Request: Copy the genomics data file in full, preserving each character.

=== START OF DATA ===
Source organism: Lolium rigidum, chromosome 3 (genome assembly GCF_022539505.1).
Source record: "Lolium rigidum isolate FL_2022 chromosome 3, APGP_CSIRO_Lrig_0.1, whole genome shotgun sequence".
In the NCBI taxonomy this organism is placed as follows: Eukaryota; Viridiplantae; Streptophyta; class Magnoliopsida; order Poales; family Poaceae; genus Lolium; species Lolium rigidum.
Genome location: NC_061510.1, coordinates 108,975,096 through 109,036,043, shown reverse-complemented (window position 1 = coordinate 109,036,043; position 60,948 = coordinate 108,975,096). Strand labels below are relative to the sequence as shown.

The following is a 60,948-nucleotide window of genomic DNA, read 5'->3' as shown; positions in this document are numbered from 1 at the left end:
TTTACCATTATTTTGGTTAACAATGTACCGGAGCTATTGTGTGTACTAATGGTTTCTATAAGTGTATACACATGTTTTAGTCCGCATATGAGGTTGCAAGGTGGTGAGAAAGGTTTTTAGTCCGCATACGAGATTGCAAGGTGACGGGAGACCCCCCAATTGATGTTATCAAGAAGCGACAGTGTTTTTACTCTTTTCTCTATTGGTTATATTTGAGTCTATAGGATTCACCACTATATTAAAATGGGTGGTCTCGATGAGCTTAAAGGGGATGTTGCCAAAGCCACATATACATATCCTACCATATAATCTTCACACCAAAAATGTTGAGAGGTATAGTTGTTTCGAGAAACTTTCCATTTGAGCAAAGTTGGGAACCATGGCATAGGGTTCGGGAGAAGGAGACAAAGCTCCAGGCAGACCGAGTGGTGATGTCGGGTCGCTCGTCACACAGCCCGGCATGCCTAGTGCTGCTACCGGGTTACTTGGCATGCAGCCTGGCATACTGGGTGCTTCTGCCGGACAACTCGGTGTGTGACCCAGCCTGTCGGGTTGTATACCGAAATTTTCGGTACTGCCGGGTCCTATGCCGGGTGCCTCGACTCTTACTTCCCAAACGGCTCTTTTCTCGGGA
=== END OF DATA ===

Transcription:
Source organism: Lolium rigidum, chromosome 3 (genome assembly GCF_022539505.1).
Source record: "Lolium rigidum isolate FL_2022 chromosome 3, APGP_CSIRO_Lrig_0.1, whole genome shotgun sequence".
In the NCBI taxonomy this organism is placed as follows: Eukaryota; Viridiplantae; Streptophyta; class Magnoliopsida; order Poales; family Poaceae; genus Lolium; species Lolium rigidum.
Genome location: NC_061510.1, coordinates 108,975,096 through 109,036,043, shown reverse-complemented (window position 1 = coordinate 109,036,043; position 60,948 = coordinate 108,975,096). Strand labels below are relative to the sequence as shown.

The following is a 60,948-nucleotide window of genomic DNA, read 5'->3' as shown; positions in this document are numbered from 1 at the left end:
TTTACCATTATTTTGGTTAACAATGTACCGGAGCTATTGTGTGTACTAATGGTTTCTATAAGTGTATACACATGTTTTAGTCCGCATATGAGGTTGCAAGGTGGTGAGAAAGGTTTTTAGTCCGCATACGAGATTGCAAGGTGACGGGAGACCCCCCAATTGATGTTATCAAGAAGCGACAGTGTTTTTACTCTTTTCTCTATTGGTTATATTTGAGTCTATAGGATTCACCACTATATTAAAATGGGTGGTCTCGATGAGCTTAAAGGGGATGTTGCCAAAGCCACATATACATATCCTACCATATAATCTTCACACCAAAAATGTTGAGAGGTATAGTTGTTTCGAGAAACTTTCCATTTGAGCAAAGTTGGGAACCATGGCATAGGGTTCGGGAGAAGGAGACAAAGCTCCAGGCAGACCGAGTGGTGATGTCGGGTCGCTCGTCACACAGCCCGGCATGCCTAGTGCTGCTACCGGGTTACTTGGCATGCAGCCTGGCATACTGGGTGCTTCTGCCGGACAACTCGGTGTGTGACCCAGCCTGTCGGGTTGTATACCGAAATTTTCGGTACTGCCGGGTCCTATGCCGGGTGCCTCGACTCTTACTTCCCAAACGGCTCTTTTCTCGGGA